mounted will operate successfully.
Note that LVM is fully supported in RedHawk version 6.0 and later.
Return to: RedHawk Linux Frequently Asked Questions
24. How do I reinstall the Gnome power manager and screen
saver packages
iHawk systems configured and shipped by Concurrent may have had the Gnome power
saver and screen saver packages removed during ship acceptance testing. If you wish
to reinstall these package follow these instructions:
This text assumes the optical media mount point is /media/cdrecorder.
1. Insert the CentOS or equivalent Install DVD appropriate for your system.
2. Once the DVD has mounted, execute the following commands:
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#
#
#
#
#
mount /dev/cdrom /media/cdrecorder
rpm -ivh /media/cdrecorder/client/gnome-power-manager-*.rpm
rpm -ivh /media/cdrecorder/client/gnome-screensaver-*.rpm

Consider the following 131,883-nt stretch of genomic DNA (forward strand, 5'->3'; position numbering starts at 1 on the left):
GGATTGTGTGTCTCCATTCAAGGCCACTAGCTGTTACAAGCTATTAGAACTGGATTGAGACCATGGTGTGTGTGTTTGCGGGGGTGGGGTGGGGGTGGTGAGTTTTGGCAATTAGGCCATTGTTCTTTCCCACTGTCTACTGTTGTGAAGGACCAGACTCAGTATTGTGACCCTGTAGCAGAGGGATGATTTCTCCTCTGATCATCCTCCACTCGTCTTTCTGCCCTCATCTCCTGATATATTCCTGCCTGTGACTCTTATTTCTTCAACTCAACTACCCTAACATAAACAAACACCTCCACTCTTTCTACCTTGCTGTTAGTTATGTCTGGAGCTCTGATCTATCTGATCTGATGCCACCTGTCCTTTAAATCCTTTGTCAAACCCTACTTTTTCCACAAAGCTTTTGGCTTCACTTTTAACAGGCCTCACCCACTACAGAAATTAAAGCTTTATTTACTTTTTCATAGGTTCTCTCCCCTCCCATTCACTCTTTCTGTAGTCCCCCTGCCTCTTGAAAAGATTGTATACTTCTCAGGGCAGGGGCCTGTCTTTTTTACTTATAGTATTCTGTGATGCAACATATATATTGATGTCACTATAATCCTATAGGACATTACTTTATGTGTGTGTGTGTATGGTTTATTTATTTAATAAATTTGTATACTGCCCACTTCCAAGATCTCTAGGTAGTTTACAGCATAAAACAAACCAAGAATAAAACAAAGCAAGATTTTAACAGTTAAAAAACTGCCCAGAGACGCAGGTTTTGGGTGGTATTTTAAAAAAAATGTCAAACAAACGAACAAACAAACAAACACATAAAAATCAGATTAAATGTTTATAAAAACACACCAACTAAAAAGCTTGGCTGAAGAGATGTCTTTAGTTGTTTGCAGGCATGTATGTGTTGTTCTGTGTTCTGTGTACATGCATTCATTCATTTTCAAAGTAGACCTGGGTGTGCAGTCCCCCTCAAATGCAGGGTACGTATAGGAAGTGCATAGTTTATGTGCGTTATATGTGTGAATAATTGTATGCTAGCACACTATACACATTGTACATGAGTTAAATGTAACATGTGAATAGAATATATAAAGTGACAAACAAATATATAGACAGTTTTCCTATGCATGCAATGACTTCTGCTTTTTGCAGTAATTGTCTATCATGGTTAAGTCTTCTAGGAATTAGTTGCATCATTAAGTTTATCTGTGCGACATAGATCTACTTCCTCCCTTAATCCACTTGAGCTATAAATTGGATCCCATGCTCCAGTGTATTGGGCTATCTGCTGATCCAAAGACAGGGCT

eject
init 3 ; init 5
Note that these packages are no longer removed in RedHawk version 6.0 and later.
Return to: RedHawk Linux Frequently Asked Questions
25. How can I change the NIC device enumeration and make
it persistent across reboots?
After RedHawk installation is complete a default NIC device enumeration (i.e. mapping
of network interfaces to eth# identifiers) has been chosen. If the default enumeration is
not the mapping that is desired, it can be changed by following these steps:
1. Edit the /etc/sysconfig/network-scripts/ifcfg-eth# files to map each NIC
MAC address to the desired eth# device.
For example, edit the HWADDR= line in the ifcfg-eth0 file (which should have a
DEVICE="eth0" line at the top) to contain the MAC address of the NIC you wish to
be mapped to eth0. Do the same for ifcfg-eth1, ifcfg-eth2, etc. until the
desired mapping of all device names to MAC addresses is correctly described in
these files.
Note that you should also remove the UUID= lines in these files as well because it is
not necessary to preserve UUID assignments when remapping network interfaces.
2. Remove the /etc/udev/rules.d/70-persistent-net.rules file. This
file will automatically be re-created upon the next boot of the system.
3. Reboot the system.
After following these steps the ifconfig -a command should show the desired
mapping of network interfaces to eth# identifiers.
Return to: RedHawk Linux Frequently Asked Questions